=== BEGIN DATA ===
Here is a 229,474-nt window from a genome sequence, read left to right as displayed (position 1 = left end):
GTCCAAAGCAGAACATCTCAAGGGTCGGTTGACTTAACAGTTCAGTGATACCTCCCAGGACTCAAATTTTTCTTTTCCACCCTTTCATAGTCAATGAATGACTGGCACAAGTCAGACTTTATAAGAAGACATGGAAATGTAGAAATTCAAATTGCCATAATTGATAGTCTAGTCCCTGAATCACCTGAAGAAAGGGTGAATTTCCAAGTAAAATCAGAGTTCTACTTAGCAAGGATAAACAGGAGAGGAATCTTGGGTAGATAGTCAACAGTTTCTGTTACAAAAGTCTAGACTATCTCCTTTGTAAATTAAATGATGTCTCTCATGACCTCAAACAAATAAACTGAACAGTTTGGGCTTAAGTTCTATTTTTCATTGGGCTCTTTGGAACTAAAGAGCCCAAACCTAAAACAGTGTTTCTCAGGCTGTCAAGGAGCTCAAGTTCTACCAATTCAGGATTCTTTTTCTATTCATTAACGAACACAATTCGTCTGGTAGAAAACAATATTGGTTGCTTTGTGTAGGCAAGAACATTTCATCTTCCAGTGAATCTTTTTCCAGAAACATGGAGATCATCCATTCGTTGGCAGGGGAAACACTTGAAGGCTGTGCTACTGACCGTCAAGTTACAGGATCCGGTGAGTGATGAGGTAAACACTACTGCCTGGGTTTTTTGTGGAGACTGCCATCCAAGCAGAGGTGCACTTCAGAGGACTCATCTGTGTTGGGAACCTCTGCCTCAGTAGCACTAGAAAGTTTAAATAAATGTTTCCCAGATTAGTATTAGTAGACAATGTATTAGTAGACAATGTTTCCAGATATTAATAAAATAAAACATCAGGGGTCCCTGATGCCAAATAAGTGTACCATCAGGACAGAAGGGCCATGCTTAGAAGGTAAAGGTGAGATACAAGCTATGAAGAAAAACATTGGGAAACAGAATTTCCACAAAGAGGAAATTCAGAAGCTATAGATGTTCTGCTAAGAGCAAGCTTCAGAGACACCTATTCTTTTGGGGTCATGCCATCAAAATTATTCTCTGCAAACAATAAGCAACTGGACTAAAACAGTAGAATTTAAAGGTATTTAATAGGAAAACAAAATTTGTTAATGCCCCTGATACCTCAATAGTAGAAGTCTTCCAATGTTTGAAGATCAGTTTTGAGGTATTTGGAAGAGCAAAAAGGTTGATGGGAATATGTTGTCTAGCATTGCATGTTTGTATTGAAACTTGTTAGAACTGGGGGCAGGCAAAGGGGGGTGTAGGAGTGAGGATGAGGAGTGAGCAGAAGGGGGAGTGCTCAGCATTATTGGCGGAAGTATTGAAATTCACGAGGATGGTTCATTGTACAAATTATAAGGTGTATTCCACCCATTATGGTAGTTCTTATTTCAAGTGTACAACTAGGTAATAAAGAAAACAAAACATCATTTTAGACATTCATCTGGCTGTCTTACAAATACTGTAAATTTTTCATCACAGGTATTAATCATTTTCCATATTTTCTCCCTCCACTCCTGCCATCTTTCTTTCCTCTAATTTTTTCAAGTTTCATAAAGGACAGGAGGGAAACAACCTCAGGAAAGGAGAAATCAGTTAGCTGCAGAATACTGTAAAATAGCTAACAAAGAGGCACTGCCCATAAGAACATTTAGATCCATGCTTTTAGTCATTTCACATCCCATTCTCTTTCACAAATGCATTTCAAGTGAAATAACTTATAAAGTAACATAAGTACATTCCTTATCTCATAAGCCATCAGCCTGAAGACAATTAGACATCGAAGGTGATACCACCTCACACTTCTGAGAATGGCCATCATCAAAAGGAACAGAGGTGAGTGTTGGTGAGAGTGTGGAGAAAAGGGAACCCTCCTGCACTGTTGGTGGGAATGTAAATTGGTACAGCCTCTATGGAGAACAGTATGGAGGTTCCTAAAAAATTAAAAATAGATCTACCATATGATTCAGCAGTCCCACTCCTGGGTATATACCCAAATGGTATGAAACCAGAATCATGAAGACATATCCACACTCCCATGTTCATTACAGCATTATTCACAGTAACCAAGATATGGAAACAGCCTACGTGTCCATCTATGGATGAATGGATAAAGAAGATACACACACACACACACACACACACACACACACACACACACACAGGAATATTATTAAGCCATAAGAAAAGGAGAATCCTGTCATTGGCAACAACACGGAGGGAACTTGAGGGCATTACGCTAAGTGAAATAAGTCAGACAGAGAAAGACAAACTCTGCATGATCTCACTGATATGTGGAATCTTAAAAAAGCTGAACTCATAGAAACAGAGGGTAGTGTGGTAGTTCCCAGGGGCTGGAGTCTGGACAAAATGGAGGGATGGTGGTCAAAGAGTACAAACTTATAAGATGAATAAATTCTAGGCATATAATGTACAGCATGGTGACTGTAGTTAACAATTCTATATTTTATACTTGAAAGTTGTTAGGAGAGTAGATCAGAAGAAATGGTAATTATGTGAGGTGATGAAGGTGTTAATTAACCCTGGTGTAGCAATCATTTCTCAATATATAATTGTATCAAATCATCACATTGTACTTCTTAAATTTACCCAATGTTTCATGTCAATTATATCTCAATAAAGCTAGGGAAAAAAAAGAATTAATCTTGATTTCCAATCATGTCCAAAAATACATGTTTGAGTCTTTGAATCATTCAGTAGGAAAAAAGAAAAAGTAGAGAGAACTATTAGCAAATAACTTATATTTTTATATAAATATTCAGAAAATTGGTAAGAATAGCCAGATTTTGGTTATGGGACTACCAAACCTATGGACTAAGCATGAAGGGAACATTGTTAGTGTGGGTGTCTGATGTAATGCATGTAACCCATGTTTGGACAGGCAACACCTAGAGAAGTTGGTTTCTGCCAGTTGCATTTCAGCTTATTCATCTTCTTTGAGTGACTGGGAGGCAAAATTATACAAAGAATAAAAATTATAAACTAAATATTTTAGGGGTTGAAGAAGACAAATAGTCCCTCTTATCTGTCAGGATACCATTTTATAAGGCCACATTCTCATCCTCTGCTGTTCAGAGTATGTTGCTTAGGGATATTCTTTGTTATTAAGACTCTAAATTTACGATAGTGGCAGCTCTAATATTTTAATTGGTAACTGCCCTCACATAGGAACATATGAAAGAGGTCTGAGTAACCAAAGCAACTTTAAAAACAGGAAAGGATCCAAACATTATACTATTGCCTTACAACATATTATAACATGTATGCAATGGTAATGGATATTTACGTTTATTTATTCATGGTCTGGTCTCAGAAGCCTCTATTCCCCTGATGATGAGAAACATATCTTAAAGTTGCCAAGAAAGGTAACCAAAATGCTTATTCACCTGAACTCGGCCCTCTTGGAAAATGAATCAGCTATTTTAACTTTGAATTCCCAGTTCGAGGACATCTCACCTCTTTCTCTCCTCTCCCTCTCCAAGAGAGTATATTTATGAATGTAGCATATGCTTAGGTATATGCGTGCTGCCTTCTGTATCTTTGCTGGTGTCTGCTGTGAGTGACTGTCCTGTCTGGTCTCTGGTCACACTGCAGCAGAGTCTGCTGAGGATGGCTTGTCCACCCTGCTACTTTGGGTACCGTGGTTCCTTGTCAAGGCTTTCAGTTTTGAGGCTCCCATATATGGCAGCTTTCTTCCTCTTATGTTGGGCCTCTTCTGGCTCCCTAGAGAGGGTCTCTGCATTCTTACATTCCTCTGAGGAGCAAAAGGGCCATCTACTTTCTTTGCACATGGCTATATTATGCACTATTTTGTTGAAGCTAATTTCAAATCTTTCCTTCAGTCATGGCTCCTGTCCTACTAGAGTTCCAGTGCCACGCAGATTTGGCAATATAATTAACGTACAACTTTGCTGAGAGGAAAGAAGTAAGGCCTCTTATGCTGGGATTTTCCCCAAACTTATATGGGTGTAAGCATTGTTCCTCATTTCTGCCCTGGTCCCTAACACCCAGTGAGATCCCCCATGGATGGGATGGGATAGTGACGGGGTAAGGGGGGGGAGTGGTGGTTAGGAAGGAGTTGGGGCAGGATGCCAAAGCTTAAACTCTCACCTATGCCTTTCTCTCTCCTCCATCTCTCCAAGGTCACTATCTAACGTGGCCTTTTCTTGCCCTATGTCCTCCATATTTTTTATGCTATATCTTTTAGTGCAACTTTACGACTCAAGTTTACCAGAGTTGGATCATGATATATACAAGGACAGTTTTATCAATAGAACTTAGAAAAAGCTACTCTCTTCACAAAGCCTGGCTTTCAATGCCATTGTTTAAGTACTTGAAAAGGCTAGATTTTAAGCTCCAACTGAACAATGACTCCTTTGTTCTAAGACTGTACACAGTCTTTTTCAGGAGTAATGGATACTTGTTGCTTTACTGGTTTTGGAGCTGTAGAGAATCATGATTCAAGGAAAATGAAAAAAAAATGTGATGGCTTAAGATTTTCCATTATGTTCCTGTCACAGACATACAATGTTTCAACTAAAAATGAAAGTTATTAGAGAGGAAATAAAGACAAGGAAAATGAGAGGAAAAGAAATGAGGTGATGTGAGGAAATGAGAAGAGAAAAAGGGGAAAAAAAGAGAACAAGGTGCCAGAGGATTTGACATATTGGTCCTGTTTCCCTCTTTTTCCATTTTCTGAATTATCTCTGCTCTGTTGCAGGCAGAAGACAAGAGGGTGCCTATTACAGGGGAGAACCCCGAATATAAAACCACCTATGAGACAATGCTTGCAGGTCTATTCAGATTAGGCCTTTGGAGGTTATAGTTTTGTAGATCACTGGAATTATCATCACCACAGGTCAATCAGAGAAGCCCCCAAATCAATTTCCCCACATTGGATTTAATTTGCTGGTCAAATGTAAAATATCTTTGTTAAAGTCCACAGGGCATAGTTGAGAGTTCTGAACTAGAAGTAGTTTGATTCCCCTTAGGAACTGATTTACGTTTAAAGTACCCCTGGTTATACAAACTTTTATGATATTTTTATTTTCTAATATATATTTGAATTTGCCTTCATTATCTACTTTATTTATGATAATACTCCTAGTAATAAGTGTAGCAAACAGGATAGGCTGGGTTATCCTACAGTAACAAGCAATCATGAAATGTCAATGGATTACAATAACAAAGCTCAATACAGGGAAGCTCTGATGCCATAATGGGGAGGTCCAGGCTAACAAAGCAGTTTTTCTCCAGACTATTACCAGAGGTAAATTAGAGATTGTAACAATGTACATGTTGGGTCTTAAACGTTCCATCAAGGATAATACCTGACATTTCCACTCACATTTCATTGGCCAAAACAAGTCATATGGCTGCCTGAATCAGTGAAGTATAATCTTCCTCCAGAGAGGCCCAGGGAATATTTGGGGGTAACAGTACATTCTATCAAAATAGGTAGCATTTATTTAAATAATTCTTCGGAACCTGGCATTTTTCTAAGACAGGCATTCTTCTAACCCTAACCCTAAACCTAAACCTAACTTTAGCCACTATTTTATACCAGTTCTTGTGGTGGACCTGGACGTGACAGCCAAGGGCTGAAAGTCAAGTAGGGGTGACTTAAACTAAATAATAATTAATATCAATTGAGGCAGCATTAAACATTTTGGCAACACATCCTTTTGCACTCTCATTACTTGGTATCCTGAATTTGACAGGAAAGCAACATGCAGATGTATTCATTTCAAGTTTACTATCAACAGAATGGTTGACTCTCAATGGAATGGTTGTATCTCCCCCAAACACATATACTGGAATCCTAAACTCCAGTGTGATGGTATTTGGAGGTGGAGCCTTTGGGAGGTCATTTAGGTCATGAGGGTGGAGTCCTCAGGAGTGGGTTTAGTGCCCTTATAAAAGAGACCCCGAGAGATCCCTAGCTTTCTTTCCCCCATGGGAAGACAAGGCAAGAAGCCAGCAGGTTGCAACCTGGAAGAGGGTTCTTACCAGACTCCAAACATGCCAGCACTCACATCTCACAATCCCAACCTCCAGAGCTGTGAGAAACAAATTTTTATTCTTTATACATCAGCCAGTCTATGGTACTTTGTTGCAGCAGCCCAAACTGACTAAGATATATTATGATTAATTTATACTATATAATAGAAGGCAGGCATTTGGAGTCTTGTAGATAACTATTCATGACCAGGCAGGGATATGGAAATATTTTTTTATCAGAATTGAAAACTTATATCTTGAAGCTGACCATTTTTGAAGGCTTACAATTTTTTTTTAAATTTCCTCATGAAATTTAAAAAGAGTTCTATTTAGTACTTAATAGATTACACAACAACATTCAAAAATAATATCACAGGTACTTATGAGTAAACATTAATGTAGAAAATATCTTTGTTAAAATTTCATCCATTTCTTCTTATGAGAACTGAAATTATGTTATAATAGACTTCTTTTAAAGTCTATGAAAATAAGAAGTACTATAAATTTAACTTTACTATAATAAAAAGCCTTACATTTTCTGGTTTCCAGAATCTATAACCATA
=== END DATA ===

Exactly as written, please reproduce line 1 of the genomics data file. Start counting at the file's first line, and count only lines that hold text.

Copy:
Here is a 229,474-nt window from a genome sequence, read left to right as displayed (position 1 = left end):